Outcrops are commonly surface exposures of bedrock, although they can include superficial deposits (i.e. unlithified Quaternary sediments). They may be covered by soil and vegetation. If contamination is likely to be a problem, as far as possible control samples should be taken.
For rock samples this may involve simply keeping some empty containers, whereas for fluids it may be necessary to take subsample neighbouring substrate (e.g. soil). Subsequent geochemical analyses on these control samples will enable the potential influence of contamination to be identified.
The location (GPS or map-coordinates plus any local name) is crucial information for the purposes of sampling and later verification that the correct units have been sampled. It is also essential to record accurately the position of samples within an outcrop face. Height above a datum needs recording – preferably a well recognized datum such as a formation bottom/top, if recognizable (which can even be refined to distance relative to an O-isotope stage for more accurate dating if sufficient information exists). A photograph or sketch and a description of the sampling site and exposure are basic requirements.
If the stratigraphy is known from previous geological mapping, then identifying the Formation or Group being sampled should be reasonably straightforward for a field geologist with experience of the area. Otherwise, samples for biostratigraphy may also be useful.
More information on sampling can be found here.
The simplest method for rocky outcrop sampling is to use hammers and chisels. Powered mechanical or hydraulic hammers can also be used, but there are associated logistical problems of transport and site access.
For geochemical sampling the depth of weathering needs to be assessed in order that only the freshest, unaffected underlying material is recovered, and the outer weathered layer discarded. The thickness of the weathered layer depends upon the rock properties, and can be several mm thick. The weathered layer will typically have an altered signature resulting from oxidation and water-washing, and so does not accurately represent the true geochemical characteristics of the unit being sampled.
Consideration should be given to frequency of sampling in order to reflect adequately variations within an interval. However, sampling can be limited by how easy excavation may be, how much can be carried out of a remote location and the time available. It may be necessary to visit different outcrops of the same stratigraphic unit in order to cover the full time range represented by a unit and to examine geographical variation.
Geochemical sampling may not be the sole consideration. If any paleomagnetic study is to be done (e.g. to aid dating), then orientation of the sample should be marked on the surface in a suitable, unambiguous way (e.g. arrow pointing to magnetic N) and compass dip readings will be needed. Sufficient material should be recovered for all the planned analyses, ideally with surplus for archiving, to permit future different types of analysis or re-analysis following ambiguous results.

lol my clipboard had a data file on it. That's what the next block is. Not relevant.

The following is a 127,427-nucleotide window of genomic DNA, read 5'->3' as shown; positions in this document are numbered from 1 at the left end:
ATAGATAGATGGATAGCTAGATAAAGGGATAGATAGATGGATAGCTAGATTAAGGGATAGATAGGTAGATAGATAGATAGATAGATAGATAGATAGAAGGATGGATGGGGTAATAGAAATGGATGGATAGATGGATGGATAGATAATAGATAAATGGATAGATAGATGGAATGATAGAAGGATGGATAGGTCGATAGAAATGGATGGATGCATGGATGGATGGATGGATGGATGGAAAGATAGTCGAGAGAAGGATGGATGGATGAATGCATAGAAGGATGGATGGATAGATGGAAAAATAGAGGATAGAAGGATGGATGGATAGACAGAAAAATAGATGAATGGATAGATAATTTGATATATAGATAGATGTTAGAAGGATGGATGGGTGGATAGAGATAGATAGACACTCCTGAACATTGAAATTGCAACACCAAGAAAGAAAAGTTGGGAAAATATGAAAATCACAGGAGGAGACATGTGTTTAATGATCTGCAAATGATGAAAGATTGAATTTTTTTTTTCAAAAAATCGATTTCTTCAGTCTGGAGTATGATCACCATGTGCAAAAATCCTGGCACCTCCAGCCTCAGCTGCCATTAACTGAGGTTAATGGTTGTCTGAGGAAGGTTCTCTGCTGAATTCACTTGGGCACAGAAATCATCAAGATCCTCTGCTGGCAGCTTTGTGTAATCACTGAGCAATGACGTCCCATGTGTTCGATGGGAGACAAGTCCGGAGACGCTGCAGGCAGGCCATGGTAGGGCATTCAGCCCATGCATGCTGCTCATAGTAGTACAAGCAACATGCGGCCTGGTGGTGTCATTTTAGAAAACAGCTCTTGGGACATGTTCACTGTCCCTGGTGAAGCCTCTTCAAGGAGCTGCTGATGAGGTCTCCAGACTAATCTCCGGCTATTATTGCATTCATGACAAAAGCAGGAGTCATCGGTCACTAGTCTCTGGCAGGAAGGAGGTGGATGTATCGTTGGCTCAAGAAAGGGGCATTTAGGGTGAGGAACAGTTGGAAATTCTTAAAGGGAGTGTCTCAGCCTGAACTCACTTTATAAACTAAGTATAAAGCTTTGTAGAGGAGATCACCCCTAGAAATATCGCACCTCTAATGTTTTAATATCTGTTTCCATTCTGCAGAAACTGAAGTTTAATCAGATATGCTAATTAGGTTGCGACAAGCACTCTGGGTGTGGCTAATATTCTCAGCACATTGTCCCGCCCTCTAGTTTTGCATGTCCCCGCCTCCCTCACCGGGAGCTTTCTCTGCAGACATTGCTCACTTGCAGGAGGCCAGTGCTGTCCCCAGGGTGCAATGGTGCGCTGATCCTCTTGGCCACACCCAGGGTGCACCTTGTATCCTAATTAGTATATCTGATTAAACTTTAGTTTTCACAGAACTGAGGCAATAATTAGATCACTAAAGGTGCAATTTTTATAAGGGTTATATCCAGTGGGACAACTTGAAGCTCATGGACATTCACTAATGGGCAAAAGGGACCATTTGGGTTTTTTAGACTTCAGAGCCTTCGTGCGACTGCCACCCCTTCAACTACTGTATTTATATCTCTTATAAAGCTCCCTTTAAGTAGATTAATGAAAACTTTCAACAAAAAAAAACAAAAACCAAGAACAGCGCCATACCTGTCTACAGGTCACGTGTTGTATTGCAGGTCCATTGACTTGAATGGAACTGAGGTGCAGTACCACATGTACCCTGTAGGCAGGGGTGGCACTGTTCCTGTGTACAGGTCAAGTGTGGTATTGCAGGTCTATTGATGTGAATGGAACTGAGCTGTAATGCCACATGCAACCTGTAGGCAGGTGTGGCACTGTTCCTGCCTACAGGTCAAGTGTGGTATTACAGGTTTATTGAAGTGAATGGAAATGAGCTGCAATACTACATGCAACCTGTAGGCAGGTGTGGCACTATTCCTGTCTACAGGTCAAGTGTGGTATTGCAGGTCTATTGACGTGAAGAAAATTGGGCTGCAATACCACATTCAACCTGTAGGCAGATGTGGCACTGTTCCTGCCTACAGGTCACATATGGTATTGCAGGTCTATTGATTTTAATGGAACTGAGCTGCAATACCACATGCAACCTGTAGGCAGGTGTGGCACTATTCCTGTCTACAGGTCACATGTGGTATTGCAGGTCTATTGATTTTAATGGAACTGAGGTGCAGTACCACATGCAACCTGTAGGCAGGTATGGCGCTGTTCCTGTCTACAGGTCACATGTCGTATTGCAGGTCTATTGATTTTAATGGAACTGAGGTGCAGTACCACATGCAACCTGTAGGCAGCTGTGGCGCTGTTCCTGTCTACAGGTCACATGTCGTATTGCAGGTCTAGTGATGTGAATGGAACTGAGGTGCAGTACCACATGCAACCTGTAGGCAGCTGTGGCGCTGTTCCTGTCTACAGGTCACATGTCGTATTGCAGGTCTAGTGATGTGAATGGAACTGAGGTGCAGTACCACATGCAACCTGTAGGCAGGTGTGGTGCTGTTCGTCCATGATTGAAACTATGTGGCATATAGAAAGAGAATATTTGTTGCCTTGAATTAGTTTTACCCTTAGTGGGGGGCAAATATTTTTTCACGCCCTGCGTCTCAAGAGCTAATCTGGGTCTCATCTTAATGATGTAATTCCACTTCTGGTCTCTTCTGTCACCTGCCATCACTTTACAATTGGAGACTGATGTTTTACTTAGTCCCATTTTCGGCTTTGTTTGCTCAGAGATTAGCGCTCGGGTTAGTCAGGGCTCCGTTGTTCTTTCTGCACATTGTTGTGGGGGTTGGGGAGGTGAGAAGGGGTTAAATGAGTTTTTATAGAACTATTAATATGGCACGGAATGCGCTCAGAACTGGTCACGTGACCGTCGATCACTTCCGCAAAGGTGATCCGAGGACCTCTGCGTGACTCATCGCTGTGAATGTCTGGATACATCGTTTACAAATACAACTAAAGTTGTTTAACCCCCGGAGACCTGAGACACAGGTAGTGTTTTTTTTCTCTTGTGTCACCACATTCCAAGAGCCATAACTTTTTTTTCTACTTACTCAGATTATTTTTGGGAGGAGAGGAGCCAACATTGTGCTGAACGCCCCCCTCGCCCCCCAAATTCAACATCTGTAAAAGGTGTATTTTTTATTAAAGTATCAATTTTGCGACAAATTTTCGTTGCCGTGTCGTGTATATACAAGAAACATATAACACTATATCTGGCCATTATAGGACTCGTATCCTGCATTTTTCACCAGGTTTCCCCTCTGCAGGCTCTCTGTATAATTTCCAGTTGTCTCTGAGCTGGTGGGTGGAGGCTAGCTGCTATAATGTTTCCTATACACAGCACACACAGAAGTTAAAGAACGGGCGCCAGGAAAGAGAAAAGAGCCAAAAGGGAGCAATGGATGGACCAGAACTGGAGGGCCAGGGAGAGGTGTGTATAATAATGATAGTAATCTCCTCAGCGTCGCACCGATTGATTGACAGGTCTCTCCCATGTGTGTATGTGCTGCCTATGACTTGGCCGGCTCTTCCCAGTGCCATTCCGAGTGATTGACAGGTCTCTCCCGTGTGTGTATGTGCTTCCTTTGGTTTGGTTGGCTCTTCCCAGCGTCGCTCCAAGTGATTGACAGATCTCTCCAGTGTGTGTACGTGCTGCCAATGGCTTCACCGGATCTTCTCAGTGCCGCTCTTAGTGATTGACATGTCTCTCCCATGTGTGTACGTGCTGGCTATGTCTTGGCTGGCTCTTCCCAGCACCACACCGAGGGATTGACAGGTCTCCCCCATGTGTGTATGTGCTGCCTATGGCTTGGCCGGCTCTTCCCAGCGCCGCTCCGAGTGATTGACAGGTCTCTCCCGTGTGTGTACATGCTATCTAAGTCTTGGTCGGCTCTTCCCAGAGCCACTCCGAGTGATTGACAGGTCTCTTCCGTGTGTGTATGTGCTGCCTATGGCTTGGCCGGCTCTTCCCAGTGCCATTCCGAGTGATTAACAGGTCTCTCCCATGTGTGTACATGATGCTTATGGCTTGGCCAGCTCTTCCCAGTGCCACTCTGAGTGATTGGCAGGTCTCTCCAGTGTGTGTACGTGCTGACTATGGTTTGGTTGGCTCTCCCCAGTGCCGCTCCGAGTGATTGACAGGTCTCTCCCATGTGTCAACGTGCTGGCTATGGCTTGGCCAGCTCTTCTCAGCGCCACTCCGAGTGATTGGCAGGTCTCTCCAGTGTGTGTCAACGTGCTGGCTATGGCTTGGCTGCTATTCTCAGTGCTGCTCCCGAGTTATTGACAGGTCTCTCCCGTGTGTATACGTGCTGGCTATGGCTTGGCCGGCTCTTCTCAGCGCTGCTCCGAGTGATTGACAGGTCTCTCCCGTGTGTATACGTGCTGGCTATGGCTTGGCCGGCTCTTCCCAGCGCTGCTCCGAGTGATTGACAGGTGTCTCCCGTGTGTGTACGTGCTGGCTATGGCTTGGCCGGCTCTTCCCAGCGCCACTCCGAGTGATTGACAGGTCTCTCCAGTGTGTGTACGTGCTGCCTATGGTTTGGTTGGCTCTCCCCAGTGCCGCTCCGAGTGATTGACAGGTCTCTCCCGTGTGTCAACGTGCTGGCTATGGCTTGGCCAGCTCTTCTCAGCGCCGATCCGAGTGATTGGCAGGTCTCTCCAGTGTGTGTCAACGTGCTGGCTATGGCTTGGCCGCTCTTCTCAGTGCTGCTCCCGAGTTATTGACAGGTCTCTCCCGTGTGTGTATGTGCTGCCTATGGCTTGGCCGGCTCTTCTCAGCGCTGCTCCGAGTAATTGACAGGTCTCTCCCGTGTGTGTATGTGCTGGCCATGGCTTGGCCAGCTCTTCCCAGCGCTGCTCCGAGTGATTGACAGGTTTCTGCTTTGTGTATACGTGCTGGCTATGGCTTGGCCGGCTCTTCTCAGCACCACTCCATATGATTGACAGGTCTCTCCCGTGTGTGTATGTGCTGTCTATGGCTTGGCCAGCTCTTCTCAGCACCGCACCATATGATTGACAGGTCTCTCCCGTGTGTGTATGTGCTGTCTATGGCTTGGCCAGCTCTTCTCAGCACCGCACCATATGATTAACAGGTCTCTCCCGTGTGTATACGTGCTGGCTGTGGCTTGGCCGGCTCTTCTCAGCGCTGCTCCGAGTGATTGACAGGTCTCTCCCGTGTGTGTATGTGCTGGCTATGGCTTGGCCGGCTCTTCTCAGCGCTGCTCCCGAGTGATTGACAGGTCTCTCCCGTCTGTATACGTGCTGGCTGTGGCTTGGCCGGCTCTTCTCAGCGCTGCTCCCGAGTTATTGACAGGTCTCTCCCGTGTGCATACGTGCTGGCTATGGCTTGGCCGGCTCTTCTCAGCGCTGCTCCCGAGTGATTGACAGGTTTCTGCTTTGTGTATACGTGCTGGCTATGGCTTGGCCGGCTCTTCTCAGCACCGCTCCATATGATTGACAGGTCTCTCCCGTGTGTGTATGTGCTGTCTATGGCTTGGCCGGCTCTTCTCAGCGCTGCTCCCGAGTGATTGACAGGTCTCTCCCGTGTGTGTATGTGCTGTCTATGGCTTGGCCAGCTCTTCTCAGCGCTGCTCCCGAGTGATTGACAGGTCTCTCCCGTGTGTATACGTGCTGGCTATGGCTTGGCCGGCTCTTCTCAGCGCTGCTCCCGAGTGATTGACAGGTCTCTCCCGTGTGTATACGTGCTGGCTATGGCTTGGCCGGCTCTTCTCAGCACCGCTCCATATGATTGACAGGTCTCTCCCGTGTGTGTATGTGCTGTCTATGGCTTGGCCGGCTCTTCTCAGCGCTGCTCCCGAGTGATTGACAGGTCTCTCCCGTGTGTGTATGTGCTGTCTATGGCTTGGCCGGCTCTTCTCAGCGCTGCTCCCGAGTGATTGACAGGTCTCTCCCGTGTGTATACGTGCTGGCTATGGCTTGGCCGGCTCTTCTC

Where detailed micropalaeontological studies are required, a large volume of rock may be needed if target organisms are relatively sparse. In this respect, some foreknowledge of the section from other sites is useful (if available). For geochemical purposes a minimum of 50−100 g of any outcrop should be collected.
Samples should be stored in containers to minimise contamination and which facilitate adequate labelling in order to permit unambiguous identification with regard to location of outcrop and position within outcrop.
For large rock fragments, contamination is unlikely to be a problem, but for more friable material, which readily breaks up into small grains, containment and contamination are important considerations. Such sample can be collected in jars (Isotech Iso-Jars), tin cans, aluminium foil (dull side inwards, to avoid rolling oils on the shiny side) or plastic bags (some surficial contamination by plasticisers may occur).
Recent sediments are most commonly sampled as part of surface geochemistry studies, and further details of sampling methods are discussed on that page.
Surface seeps typically occur as tar-pits or tar/asphalt-like layers on soil or rock surfaces. Samples should be recovered as free of extraneous material (particularly soil) as possible by the use of a suitably clean metal implement (to avoid cross-contamination). Samples may be stored in jars, cans or aluminium foil (dull side to sample); further details can be found in the surface geochemistry section.
Tar mats will have experienced weathering in their outer layers, but discarding external layers can be extremely difficult during sampling and may be best handled by sub sampling from the interior back in the laboratory.
Sub-sampling in the laboratory
Depending upon the degree of surface contamination or weathering of samples, it may be necessary to employ a sub-sampling strategy in the laboratory to minimise the effects.
Where it is important that identical subsamples are used for various analyses, care should be taken to mill sufficient rock material for all projected analyses, and ideally a proprietary sample-splitter should be used to avoid any potential inhomogeneity in sub-samples arising from grain-size/density differences.